Updated: Aug 6, 2020
I first saw a gynecologist when I was 29 with symptoms of feeling really unwell, heavy periods, and outrageous mood swings. Nothing was done, I was told that this was the way it is for me and I have to learn how to cope with it. So I did just that for the next five years.
In 1998 I saw another gynecologist that was recommended by a friend of mine. When I saw her she was convinced I had endometriosis but advised that she needed to do a laparoscopy to give me a sure diagnosis. I was in hospital within a week but she didn't find any endometriosis and said the pain was probably due to a condition called pelvic congestion and a hysterectomy was the only cure. At the age of thirty-four, I politely declined her offer and struggled on for the next six years.
In 2004 the pain I was having changed to something that couldn't be controlled with painkillers. I went back to see the gynecologist, explained to her what was happening, and she advised another laparoscopy. She also told me that procedures and equipment had developed a lot since 1998 which enabled her to see more and do more. This time she found extensive endometriosis and removed what she could but there were places that would cause complications if she tried to remove it. She also explained why she couldn't find the endometriosis in 1998. Apparently it had been hiding in the muscle wall of my uterus, a condition called adenomyosis, and unfortunately a condition that in my case does require a hysterectomy. That surgery is scheduled for some time in the future.
In the meantime, I have managed to keep myself reasonably pain-free by really paying attention to my diet and keeping myself active. I find keeping off wheat, yeast, and sugar keeps the bowel symptoms that are commonly associated with endometriosis, down to a minimum. To also assist bowel function I drink at least two litres of water a day and take two magnesium tablets. This keeps everything moving!
One of the other symptoms that can come with endometriosis is fatigue and it's the fatigue that affects me more than anything else now. I decided to give up work six months ago and concentrate on looking after myself. I enrolled in a gym and started training to build my fitness level up. I run at least three times a week and I practice a simple yoga routine at least three times a week. The yoga has been extremely helpful especially if I do have a bit of an outbreak of pain. The stretching through the back and the pelvic area can really help alleviate the pain.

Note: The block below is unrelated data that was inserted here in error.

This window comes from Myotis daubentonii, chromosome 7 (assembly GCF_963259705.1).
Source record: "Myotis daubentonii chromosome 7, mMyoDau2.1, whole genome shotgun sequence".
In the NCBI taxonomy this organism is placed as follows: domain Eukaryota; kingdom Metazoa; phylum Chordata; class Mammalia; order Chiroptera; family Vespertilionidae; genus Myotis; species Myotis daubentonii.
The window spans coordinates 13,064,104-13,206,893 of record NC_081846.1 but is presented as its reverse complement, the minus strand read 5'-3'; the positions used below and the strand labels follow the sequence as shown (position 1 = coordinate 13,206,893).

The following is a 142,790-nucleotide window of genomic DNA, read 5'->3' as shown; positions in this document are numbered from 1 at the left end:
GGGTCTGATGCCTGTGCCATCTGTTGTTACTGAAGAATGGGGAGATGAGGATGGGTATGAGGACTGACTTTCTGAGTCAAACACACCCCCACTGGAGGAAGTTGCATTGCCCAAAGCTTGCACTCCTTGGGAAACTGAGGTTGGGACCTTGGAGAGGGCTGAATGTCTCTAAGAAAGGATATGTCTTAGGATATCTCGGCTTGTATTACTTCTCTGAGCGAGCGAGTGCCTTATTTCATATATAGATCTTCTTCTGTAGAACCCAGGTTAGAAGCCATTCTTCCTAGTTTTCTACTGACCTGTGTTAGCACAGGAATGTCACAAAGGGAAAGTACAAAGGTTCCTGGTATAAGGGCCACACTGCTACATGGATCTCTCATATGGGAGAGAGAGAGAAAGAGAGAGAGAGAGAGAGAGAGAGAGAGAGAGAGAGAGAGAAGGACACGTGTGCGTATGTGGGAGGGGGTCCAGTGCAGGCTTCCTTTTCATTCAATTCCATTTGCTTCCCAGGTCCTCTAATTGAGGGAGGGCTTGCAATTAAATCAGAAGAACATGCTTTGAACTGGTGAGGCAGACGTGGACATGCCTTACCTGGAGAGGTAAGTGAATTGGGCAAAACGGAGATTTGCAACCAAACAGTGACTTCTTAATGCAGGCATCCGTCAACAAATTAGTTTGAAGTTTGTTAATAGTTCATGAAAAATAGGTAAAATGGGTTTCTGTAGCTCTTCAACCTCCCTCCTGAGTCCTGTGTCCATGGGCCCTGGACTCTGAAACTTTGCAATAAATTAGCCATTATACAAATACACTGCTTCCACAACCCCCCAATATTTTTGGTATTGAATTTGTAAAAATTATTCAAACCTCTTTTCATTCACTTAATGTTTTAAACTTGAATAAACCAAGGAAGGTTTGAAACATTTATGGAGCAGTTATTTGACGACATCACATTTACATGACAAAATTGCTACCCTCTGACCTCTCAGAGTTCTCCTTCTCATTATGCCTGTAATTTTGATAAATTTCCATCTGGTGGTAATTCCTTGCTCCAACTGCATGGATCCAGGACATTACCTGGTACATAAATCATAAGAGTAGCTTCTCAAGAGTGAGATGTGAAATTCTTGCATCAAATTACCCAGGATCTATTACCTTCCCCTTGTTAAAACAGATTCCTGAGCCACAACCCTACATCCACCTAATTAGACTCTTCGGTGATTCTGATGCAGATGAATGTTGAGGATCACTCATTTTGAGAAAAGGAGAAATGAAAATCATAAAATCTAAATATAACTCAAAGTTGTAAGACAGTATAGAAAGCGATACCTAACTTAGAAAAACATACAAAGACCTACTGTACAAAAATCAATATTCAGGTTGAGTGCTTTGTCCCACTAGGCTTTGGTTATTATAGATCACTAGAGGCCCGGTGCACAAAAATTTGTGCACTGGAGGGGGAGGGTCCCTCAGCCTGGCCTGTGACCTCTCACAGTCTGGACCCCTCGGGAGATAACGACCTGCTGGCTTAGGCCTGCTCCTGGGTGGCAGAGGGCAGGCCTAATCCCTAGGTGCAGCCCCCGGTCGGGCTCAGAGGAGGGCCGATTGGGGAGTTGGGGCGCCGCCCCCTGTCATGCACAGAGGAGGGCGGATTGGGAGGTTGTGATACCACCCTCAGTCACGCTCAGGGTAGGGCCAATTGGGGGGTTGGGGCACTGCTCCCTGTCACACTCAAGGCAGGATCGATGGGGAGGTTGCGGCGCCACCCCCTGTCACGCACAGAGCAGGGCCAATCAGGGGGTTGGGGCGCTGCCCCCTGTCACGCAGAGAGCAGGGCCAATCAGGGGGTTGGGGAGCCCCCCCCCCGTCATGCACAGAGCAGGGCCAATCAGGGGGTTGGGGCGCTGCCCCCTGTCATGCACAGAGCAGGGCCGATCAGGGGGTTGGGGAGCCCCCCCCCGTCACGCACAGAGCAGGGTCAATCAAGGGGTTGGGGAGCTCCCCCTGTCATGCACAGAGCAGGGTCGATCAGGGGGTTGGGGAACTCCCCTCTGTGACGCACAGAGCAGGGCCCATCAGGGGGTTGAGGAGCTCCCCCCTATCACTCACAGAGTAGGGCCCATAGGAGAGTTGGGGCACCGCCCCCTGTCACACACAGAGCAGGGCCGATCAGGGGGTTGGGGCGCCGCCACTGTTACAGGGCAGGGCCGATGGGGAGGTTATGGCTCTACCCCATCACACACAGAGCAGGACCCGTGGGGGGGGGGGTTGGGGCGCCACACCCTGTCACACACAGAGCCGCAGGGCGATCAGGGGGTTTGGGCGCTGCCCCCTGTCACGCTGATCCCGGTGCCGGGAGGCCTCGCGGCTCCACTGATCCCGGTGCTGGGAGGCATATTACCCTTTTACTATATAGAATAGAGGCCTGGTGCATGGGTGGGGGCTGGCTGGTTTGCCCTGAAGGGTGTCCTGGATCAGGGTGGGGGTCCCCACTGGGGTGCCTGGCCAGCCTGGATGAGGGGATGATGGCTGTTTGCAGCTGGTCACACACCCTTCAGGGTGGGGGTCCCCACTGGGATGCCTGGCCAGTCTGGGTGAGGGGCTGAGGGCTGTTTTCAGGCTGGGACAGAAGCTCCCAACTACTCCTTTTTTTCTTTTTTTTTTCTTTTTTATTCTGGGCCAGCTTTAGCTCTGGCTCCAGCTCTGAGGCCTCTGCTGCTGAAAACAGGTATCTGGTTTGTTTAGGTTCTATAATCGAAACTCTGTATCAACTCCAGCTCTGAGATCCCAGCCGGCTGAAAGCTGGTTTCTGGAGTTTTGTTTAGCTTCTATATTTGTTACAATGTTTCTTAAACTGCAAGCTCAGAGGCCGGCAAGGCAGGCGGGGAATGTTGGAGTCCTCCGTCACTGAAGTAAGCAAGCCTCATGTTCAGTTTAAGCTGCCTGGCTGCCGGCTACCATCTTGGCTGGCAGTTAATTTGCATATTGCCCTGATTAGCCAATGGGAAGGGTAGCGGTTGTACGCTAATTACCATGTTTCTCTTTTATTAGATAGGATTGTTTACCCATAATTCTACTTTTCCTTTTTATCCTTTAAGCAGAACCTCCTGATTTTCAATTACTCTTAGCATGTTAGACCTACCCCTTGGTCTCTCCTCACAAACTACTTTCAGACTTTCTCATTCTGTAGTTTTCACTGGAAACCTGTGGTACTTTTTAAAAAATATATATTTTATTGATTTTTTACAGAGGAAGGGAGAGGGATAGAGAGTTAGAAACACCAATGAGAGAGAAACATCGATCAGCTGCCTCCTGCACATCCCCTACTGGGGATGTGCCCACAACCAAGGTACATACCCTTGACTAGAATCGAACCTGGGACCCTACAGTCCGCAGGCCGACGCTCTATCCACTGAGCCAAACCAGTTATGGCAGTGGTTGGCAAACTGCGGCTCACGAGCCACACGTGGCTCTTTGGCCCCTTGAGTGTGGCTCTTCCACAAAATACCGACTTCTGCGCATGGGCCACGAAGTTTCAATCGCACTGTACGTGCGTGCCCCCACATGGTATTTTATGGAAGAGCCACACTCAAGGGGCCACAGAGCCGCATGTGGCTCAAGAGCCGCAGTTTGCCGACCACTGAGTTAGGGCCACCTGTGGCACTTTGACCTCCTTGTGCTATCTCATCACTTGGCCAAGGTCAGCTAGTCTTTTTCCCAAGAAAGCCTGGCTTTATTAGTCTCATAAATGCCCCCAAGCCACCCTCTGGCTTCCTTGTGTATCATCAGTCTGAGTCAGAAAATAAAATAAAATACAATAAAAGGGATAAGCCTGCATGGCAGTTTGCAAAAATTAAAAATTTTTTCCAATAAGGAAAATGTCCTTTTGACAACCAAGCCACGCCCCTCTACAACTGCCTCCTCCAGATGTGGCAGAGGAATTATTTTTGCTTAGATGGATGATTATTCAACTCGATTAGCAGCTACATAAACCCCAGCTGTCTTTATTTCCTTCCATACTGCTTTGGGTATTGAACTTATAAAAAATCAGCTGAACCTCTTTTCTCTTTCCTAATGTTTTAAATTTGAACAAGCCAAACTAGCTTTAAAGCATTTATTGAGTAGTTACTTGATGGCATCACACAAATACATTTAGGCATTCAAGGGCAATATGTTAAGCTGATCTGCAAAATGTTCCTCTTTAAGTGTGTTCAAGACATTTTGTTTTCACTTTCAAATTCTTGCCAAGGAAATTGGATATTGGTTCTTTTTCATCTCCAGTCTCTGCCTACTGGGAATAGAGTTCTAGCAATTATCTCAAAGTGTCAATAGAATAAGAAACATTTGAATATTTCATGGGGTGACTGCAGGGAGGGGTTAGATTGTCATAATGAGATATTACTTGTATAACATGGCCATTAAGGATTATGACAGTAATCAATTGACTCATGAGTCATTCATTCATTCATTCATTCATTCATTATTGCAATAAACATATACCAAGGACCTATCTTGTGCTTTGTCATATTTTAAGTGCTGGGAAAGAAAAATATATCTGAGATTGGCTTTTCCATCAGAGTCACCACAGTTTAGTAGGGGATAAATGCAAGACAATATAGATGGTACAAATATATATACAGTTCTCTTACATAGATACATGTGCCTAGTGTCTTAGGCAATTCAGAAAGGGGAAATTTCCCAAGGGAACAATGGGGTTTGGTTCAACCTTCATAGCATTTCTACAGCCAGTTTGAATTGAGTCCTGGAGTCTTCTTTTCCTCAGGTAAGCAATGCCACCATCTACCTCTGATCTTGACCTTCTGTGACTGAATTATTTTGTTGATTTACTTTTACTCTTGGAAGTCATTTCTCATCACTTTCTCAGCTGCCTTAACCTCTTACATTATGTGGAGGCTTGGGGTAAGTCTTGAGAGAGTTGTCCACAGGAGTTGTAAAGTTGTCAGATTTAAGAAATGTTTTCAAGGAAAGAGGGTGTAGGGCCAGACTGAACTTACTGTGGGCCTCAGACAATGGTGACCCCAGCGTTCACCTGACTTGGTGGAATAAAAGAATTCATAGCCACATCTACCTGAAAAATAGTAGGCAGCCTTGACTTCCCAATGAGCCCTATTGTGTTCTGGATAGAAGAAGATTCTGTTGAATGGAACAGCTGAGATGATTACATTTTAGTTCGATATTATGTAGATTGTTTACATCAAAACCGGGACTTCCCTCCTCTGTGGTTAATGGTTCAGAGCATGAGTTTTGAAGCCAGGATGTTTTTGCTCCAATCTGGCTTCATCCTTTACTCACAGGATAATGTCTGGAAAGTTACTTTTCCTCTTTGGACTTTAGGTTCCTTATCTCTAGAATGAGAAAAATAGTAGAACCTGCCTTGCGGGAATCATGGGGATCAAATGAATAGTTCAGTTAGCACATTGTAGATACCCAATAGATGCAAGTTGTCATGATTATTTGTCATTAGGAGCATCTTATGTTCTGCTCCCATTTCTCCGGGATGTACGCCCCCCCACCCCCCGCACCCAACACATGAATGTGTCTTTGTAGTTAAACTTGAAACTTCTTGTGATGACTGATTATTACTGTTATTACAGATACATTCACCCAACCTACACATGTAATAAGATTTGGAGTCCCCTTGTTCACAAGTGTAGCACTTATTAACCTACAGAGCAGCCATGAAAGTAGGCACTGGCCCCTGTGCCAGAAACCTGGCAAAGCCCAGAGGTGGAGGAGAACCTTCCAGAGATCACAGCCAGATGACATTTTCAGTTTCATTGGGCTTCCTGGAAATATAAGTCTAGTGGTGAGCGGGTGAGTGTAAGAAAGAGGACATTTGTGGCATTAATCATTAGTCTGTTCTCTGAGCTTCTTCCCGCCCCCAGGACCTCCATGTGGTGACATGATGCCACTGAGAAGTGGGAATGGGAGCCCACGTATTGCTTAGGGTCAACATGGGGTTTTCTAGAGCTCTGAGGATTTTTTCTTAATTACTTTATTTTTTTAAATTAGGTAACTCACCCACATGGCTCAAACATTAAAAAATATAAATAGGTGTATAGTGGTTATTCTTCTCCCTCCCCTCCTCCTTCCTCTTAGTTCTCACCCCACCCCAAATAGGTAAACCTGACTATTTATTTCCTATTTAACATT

Sometimes I am so tired I feel like I am wearing concrete boots but believe me the exercise does work as it creates energy and helps reduce stress levels. However there are times before my period is due and just after my period is finished, that I am so low in energy that I can't keep up the exercise routine, so now I take note of it and allow my body to rest.
I have not cured my endometriosis but I have managed to get it to a place that I can control it rather than it controlling me. I found external factors such as jobs, families, and relationships can have a high level of stress involved and I found myself prioritizing things of importance and instead of spending all my time doing the things I felt needed doing, I found time to do more of the things that I enjoyed doing. For me, this created a sense of emotional well-being which couldn't help but have a knock-on effect on my physical well-being. I hope some of these simple ideas that have proved effective for me will help you with your journey through endometriosis.